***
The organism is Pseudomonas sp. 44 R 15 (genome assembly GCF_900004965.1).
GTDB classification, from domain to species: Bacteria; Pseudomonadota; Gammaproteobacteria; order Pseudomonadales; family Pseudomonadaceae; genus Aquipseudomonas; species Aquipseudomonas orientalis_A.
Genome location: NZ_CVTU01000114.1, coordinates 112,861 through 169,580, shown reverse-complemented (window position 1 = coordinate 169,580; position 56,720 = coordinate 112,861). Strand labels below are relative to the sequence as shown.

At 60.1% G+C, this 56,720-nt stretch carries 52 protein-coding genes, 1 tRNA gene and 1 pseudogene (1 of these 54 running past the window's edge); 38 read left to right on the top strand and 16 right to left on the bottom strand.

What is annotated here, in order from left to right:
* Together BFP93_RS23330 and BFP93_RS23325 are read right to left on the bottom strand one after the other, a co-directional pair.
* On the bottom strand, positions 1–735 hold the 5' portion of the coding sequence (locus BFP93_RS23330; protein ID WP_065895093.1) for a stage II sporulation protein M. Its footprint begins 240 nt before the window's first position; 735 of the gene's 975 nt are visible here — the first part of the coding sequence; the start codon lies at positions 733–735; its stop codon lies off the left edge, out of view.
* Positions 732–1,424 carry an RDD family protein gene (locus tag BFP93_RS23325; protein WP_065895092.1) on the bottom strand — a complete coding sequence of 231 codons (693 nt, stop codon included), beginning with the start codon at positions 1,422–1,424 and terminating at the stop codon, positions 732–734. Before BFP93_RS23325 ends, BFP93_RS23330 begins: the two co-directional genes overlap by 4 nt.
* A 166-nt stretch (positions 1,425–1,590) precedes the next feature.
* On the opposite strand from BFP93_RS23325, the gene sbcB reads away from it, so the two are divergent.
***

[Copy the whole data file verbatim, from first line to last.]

The organism is Pseudomonas sp. 44 R 15 (genome assembly GCF_900004965.1).
GTDB classification, from domain to species: Bacteria; Pseudomonadota; Gammaproteobacteria; order Pseudomonadales; family Pseudomonadaceae; genus Aquipseudomonas; species Aquipseudomonas orientalis_A.
Genome location: NZ_CVTU01000114.1, coordinates 112,861 through 169,580, shown reverse-complemented (window position 1 = coordinate 169,580; position 56,720 = coordinate 112,861). Strand labels below are relative to the sequence as shown.

At 60.1% G+C, this 56,720-nt stretch carries 52 protein-coding genes, 1 tRNA gene and 1 pseudogene (1 of these 54 running past the window's edge); 38 read left to right on the top strand and 16 right to left on the bottom strand.

What is annotated here, in order from left to right:
* Together BFP93_RS23330 and BFP93_RS23325 are read right to left on the bottom strand one after the other, a co-directional pair.
* On the bottom strand, positions 1–735 hold the 5' portion of the coding sequence (locus BFP93_RS23330; protein ID WP_065895093.1) for a stage II sporulation protein M. Its footprint begins 240 nt before the window's first position; 735 of the gene's 975 nt are visible here — the first part of the coding sequence; the start codon lies at positions 733–735; its stop codon lies off the left edge, out of view.
* Positions 732–1,424 carry an RDD family protein gene (locus tag BFP93_RS23325; protein WP_065895092.1) on the bottom strand — a complete coding sequence of 231 codons (693 nt, stop codon included), beginning with the start codon at positions 1,422–1,424 and terminating at the stop codon, positions 732–734. Before BFP93_RS23325 ends, BFP93_RS23330 begins: the two co-directional genes overlap by 4 nt.
* A 166-nt stretch (positions 1,425–1,590) precedes the next feature.
* On the opposite strand from BFP93_RS23325, the gene sbcB reads away from it, so the two are divergent.